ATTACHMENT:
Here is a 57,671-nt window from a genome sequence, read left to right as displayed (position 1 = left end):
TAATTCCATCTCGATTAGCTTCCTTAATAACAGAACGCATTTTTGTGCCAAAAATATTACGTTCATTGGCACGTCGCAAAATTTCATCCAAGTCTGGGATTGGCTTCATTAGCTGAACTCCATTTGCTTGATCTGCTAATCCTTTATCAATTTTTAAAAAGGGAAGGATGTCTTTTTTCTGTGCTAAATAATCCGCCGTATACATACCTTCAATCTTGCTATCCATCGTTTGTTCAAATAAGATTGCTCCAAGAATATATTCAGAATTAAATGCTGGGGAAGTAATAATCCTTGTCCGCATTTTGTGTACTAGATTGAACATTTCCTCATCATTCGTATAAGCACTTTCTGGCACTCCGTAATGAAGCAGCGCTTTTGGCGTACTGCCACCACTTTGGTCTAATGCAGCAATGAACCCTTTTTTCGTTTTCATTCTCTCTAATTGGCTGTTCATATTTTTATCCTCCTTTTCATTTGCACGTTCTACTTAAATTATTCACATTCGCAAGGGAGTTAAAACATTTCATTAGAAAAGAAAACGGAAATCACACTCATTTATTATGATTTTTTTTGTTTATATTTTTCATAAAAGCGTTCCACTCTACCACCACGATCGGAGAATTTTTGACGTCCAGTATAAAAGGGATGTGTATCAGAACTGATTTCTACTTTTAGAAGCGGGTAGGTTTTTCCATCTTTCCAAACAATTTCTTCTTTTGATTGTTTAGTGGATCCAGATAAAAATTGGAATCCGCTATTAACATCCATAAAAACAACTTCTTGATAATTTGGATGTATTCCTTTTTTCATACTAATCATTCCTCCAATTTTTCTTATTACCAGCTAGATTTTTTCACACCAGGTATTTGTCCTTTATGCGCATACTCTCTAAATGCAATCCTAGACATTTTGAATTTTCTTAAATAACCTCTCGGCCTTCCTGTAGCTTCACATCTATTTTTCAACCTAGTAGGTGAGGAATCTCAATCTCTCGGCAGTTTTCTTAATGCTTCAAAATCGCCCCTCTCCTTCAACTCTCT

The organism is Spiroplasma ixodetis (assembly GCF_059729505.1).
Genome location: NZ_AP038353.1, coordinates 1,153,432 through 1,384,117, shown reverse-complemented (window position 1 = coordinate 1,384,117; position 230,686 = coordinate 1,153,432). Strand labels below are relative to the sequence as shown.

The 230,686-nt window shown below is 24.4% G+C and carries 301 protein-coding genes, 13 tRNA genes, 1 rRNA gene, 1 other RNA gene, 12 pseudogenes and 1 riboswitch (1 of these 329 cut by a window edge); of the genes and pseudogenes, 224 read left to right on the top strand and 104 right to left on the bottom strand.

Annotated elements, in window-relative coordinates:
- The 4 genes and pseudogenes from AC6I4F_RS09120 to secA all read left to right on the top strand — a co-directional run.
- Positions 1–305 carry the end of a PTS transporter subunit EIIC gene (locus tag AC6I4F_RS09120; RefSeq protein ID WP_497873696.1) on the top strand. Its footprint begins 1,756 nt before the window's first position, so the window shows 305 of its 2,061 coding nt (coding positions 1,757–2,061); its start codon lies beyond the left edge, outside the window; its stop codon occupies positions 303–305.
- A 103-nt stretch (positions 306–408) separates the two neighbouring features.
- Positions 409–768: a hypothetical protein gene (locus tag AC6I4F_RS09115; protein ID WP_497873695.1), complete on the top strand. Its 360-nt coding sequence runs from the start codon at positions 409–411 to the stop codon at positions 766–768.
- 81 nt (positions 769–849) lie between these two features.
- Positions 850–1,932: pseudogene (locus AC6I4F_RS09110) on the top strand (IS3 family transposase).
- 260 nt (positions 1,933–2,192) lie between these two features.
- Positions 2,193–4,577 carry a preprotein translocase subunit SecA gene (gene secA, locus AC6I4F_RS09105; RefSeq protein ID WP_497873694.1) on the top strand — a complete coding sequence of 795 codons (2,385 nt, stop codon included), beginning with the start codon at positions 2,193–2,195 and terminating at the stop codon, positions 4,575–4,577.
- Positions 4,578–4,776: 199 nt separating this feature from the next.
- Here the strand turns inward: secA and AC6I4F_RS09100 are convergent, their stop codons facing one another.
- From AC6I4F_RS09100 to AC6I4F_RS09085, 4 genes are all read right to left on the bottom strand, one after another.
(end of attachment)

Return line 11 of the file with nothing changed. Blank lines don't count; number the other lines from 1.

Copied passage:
- 81 nt (positions 769–849) lie between these two features.